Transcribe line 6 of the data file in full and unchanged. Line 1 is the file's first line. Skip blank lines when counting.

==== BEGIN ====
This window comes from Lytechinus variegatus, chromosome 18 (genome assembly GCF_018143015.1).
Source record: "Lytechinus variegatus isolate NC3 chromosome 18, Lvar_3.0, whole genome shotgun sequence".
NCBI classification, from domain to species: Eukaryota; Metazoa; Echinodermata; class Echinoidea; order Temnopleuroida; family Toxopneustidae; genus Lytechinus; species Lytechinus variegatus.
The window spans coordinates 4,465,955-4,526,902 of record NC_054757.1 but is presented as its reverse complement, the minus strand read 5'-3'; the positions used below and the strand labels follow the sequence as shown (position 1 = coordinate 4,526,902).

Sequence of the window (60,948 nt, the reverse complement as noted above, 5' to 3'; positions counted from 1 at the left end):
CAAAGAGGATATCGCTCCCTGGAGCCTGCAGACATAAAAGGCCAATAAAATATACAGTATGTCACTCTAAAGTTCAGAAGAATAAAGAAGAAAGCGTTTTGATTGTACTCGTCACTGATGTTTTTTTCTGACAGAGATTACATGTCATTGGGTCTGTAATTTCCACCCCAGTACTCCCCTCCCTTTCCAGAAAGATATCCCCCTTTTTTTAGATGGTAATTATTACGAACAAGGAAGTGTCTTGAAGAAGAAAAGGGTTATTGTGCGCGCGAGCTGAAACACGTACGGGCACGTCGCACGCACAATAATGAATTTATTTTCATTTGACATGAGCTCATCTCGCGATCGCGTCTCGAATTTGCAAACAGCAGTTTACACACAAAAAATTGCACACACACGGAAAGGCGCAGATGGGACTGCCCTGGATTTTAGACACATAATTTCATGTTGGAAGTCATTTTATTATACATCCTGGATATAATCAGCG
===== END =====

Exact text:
CAAAGAGGATATCGCTCCCTGGAGCCTGCAGACATAAAAGGCCAATAAAATATACAGTATGTCACTCTAAAGTTCAGAAGAATAAAGAAGAAAGCGTTTTGATTGTACTCGTCACTGATGTTTTTTTCTGACAGAGATTACATGTCATTGGGTCTGTAATTTCCACCCCAGTACTCCCCTCCCTTTCCAGAAAGATATCCCCCTTTTTTTAGATGGTAATTATTACGAACAAGGAAGTGTCTTGAAGAAGAAAAGGGTTATTGTGCGCGCGAGCTGAAACACGTACGGGCACGTCGCACGCACAATAATGAATTTATTTTCATTTGACATGAGCTCATCTCGCGATCGCGTCTCGAATTTGCAAACAGCAGTTTACACACAAAAAATTGCACACACACGGAAAGGCGCAGATGGGACTGCCCTGGATTTTAGACACATAATTTCATGTTGGAAGTCATTTTATTATACATCCTGGATATAATCAGCG